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Stations' Emergency Alert System Hacked, Warns of Zombies

UPDATED: A hacker with an apparent taste for zombie culture
reportedly broke into the Emergency Alert System at multiple TV stations and broadcasted a bogus zombie-related emergency. The message on KRTV Great Falls (Mont.) interrupted programming Feb. 11 and told
viewers, in a garbled voice, that zombies were rising from their graves and
hunting down the living.

"Our Emergency Alert
System was hacked," said news director Heath Heggem. "The matter is
under investigation."

The KRTV website added, "Our engineers are
investigating to determine what happened and if it affected other media

"This appears to be a breach of security of a product used by some local
broadcasters," said a spokesman for FEMA. "FEMA's integrated public
alert and warning system was not breached or compromised and this had no
impact on FEMA's ability to activate the Emergency Alert System to
notify the American public.  FEMA will continue to support the FCC and
other federal agencies looking into the matter."

Zombies have emerged as a pop culture phenomenon. AMCseries Walking Dead returned Feb. 10with 12.3 million viewers tuning in to the season premiere.

Compared with the massive numbers for AMC's show, the affected markets reach modest audiences. KRTV is a CBS affiliate with the CW on its dot-two. It is
owned by Cordillera. Great Falls is DMA No. 190.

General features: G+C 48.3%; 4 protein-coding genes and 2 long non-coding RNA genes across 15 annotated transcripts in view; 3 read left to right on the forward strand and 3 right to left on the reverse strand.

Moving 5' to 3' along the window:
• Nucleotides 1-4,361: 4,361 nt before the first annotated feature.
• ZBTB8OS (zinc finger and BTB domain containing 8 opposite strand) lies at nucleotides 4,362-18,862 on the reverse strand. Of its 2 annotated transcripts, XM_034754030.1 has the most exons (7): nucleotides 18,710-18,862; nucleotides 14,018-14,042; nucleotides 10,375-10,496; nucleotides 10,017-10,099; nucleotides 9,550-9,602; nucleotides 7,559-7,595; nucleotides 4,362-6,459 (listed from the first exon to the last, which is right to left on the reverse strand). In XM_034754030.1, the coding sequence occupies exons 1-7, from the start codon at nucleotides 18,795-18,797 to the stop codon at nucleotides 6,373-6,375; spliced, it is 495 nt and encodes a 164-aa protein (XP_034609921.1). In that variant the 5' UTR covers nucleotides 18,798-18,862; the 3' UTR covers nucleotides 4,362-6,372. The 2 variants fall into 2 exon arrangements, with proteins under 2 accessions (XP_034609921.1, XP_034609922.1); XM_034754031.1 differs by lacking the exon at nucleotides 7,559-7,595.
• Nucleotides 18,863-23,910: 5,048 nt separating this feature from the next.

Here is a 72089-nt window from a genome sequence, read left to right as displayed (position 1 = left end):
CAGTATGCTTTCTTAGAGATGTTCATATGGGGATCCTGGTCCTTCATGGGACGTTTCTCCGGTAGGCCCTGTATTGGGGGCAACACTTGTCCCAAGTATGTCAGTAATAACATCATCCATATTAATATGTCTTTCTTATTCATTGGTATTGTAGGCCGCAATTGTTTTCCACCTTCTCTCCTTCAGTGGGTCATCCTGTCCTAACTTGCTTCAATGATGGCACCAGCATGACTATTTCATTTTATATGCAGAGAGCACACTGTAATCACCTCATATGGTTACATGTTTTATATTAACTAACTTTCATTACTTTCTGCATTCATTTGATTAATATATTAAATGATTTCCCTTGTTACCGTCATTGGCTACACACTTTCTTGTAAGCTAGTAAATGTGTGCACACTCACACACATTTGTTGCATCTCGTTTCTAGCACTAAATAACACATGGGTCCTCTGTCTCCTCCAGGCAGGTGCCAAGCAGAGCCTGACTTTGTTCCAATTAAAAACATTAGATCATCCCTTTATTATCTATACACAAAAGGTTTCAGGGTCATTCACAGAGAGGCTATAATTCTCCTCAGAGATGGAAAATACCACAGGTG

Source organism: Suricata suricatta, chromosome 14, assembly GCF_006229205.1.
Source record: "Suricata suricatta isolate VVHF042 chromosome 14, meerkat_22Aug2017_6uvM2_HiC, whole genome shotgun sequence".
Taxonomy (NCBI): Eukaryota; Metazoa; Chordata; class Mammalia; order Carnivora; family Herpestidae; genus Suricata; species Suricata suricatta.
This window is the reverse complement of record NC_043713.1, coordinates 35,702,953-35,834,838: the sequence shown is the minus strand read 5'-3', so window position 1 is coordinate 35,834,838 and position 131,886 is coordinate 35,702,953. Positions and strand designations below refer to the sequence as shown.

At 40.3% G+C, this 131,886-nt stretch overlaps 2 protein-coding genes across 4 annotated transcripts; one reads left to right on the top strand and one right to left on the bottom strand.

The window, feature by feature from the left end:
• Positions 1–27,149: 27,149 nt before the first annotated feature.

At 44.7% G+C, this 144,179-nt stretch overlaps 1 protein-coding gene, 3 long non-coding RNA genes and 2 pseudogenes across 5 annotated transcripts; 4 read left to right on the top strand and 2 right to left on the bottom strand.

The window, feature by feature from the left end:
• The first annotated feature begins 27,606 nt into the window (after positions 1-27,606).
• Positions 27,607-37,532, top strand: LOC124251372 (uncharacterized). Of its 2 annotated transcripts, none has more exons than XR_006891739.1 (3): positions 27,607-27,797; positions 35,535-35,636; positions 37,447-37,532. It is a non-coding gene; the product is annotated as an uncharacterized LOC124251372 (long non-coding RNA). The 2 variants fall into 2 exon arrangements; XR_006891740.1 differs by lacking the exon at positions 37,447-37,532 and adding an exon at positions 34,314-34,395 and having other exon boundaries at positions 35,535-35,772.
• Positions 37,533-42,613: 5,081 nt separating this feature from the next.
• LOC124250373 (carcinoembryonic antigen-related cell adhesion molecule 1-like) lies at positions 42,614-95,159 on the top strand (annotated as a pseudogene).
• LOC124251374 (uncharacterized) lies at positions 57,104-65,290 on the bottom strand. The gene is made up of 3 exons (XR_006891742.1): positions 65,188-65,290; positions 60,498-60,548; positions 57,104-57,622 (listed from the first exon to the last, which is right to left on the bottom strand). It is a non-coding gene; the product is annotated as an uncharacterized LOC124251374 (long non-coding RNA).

The Bachelorette
and The Carrie Diaries were airing on WBUP-WBKP Marquette (Mich.) when the zombie message broke through the programming. "It appears to be the same content," says Cynthia Thompson, station manager and news director at the duopoly.

Thompson says local police, Michigan state police and the FBI are investigating, as is the FCC. "It involves all of them," she says. "You're dealing with a security issue, a communications issue, a safety issue."

She added that she believes a handful of stations in other states were hit by the zombie message.

Ed Czarnecki, senior director of strategy and regulatory
affairs at Monroe Electronics, which manufactures EAS systems, noted that the
events highlighted the importance of improved IT security at stations.

"There has been a lot of interesting speculation about what
happened but the EAS devices were not themselves hacked," he argues. Rather
someone or some group, hacked through the station's firewall and then was able
to gain access to the EAS devices because the default passwords for the EAS
devices were not changed.

"There is no flaw in the device, this is a matter of not updating the administrative password," Czarnecki said. In some ways, the bogus zombie alerts were a blessing in disguise, he added. "It is a reminder that stations need to inspect all of their devices and make sure they aren't set to factory defaults." In 2011, Monroe issued a white paper on best security practices.

Additional reporting
by George Winslow and John Eggerton.